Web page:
The Legend of Padmavati

Murad Ali Baig

The uproar caused by a Bollywood film that was rumored to contain a dream romance between Padmavati, the Rajput queen of Chittor and the Muslim sultan Allauddin Khilji of Delhi shows the power of mythology among many Indians. With the bardic tradition in Rajasthan it is not surprising that it was a mix of a number of contradictory versions of a mythical story about Padmini over the past seven hundred years that provoked an obscure Jaipur based organization called the Shri Rajput Karni Sena to begin violent protests claiming that the film is distorting Rajput history and hurting Rajput sentiments.

The myth originated from the work of a 16th century Sufi poet Malik Muhammad Jayasi called Padmavat about a mythical Rani Padmavati. Sultan Allauddin Khilji's sacking of the great Rajput fort of Chittor in 1303 CE is a historical fact that was enlarged over seven centuries into a legend for Rajput chivalry and sacrifice. With each retelling the bards and storytellers embellished the story over the centuries.

The earliest literary source to mention the Chittor siege is Khaza'inul-Futuh by the famed Amir Khusrau, who accompanied Allauddin during the campaign. He however makes no mention of any Padmavati or Padmini. Khusrau also describes the siege of Chittor in a later work Diwal Rani Khizr Khanthat with the love story of Allauddin but with a princess of Gujarat and makes no mention of Padmini.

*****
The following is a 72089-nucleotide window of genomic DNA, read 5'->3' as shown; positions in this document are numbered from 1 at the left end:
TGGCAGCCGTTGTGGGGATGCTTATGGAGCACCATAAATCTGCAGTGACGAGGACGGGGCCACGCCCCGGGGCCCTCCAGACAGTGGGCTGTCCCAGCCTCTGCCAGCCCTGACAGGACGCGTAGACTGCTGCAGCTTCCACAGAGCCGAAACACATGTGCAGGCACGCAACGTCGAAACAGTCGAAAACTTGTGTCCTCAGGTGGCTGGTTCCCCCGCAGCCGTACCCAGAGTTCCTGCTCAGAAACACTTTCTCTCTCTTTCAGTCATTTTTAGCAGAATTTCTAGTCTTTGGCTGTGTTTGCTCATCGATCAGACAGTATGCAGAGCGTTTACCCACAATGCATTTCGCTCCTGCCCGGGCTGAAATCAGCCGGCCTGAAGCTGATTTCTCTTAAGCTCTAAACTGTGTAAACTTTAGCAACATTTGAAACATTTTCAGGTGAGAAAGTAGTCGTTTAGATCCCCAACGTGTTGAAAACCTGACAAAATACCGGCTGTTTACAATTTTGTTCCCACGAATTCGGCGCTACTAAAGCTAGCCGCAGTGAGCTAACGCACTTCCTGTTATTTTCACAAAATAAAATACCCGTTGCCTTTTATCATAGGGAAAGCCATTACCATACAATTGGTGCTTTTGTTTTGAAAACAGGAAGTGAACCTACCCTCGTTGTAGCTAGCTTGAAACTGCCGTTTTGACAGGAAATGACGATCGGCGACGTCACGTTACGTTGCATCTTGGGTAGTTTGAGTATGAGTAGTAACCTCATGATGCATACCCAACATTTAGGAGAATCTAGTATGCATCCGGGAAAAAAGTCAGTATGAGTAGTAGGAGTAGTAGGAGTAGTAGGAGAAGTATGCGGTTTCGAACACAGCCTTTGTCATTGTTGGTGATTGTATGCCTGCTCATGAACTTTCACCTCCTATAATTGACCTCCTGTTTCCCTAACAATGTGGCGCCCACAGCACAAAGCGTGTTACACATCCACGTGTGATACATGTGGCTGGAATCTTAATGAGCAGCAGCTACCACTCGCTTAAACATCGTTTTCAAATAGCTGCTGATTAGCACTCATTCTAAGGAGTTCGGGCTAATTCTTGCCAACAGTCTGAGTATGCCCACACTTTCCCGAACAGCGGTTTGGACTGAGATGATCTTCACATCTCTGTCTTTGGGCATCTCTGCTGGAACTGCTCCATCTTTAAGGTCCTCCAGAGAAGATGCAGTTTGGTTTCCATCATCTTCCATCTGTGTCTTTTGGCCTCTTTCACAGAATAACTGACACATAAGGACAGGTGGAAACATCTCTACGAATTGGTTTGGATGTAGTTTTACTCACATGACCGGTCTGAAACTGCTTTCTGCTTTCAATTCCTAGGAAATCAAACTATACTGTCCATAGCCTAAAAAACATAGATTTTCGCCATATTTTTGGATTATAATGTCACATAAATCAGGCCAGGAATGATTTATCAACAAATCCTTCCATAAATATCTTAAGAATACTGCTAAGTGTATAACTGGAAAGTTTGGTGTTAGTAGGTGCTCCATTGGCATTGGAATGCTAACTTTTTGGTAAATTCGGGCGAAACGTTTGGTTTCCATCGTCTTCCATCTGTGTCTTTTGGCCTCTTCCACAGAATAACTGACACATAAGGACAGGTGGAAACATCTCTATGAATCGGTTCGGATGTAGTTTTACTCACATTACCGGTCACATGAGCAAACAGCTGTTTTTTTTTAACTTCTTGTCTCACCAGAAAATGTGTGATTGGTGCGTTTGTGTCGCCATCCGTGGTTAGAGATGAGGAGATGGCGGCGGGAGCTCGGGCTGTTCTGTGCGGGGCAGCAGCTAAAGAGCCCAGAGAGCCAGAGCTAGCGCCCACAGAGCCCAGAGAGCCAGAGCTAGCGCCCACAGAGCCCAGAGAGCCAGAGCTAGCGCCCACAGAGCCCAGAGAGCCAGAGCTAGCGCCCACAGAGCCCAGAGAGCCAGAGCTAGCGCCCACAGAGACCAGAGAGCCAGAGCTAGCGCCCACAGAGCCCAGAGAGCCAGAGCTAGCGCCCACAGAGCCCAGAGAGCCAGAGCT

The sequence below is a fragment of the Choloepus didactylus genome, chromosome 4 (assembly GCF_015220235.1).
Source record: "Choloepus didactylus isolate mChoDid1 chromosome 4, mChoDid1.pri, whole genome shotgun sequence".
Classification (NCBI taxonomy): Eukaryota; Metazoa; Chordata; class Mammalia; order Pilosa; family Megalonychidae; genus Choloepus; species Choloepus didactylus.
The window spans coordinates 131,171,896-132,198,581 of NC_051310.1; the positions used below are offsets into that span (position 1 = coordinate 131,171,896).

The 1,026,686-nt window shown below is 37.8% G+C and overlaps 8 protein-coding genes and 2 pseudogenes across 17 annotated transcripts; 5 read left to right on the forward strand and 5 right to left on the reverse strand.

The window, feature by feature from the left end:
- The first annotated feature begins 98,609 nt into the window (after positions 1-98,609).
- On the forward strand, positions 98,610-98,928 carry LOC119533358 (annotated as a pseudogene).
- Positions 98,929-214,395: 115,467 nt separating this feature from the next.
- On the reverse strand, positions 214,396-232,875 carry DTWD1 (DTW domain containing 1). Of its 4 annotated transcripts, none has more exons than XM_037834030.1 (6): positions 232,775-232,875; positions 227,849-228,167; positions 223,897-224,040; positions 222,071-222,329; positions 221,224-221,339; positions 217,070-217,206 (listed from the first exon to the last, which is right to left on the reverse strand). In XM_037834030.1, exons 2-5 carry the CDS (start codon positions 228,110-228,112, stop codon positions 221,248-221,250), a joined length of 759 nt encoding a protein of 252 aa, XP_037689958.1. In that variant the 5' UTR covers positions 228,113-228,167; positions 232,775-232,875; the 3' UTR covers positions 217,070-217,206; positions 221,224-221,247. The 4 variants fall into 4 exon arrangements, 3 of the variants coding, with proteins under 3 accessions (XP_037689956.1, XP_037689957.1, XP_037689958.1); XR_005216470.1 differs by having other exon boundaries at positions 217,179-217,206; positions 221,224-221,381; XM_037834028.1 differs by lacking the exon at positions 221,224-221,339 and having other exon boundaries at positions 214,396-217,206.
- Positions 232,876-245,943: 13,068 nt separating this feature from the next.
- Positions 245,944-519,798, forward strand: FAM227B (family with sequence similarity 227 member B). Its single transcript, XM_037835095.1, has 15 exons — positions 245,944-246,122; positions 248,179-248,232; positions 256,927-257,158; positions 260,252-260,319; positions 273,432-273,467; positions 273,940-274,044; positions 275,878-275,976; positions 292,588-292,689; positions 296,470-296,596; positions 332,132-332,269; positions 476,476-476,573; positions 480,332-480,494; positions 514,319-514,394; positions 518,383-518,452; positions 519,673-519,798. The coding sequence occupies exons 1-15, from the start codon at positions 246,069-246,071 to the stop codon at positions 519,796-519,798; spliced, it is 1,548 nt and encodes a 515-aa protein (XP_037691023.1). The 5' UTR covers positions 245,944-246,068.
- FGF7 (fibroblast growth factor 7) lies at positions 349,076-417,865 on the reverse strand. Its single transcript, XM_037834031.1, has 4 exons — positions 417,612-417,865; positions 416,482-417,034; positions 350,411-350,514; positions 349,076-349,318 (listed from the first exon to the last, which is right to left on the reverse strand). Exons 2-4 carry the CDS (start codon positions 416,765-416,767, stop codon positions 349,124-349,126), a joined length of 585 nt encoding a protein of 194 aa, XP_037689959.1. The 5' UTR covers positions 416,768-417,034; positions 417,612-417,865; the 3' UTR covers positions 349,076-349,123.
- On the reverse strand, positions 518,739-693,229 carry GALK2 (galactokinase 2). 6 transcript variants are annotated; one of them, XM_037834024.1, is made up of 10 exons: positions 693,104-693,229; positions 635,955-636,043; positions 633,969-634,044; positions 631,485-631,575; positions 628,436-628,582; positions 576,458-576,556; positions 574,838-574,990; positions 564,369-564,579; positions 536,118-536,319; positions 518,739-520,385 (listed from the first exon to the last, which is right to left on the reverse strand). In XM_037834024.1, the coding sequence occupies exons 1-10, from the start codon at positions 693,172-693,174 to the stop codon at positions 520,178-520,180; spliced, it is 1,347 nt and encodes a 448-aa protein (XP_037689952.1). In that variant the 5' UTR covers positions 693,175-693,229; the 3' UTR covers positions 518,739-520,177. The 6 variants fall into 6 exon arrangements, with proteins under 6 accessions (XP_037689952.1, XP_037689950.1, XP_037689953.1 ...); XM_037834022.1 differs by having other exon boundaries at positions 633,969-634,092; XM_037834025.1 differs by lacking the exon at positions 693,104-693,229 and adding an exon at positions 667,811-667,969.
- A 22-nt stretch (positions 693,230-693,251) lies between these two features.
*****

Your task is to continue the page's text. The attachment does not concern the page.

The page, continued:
The legend then gets tangled in an old Islamic myth where Amir Khusrau makes a veiled reference to Padmini in Khaza'inul-Futuh with a reference to King Solomon and Bilkis (the Queen of Sheba) according to which Solomon once set out on an expedition that included a bird called hudhud that evidently told him that it had visited the territory of Sheba and described a beautiful queen Bilkis or Sheba. Solomon then sent a message to the Queen, asking her to submit before him.

The most popular myth was Jayasi's poem which was written in the Awadhi language at Ayodhya in 1540... or 237 years after the sacking of Chittor. It claimed that Khilji went there to capture the beautiful Rani Padmini and the ruler raja Ratan Singh tried to escape the fury of the sultan by agreeing to show him his wife. Jayasi's story says that Padmini only allowed Allauddin to see her reflection in a mirror from distance but Allauddin decided that he must capture her and arrested Raja Ratan Singh demanding that he surrender his queen.

According to the story, the Rajputs however decided to trick the Sultan and sent word that Padmini would be surrendered the following morning and one hundred and fifty palanquins for a retinue of royal ladies went to Allauddin's camp. They however first stopped before the tent where Ratan Singh was prisoner. Instead of women, the palanquins however contained 750 armed soldiers who freed Ratan Singh and galloped towards Chittor on horses snatched from Allauddin's stables. After a Iong siege Ratan Singh gave orders that the Rajputs should fight to the death while Padmini and her women folk committed 'Jauhar', or sacred suicide in a blazing fire pit, rather than face the disgrace of capture.

Fifty years after Jayasi another poet called Hemratan wrote Gora Badal Padmini Chaupai in 1589 saying that a Ratan Sen (sic), the Rajput king of Chitrakot had a wife named Prabhavati, who was a great cook. One day, the king expressed dissatisfaction with the food she had prepared. Prabhavati challenged him to find a woman a better cook than her. Ratan Sen allegedly set out with a Nath Yogi ascetic who told him that there were many Padmini women on a Singal (Srilanka? Buddhist?) island.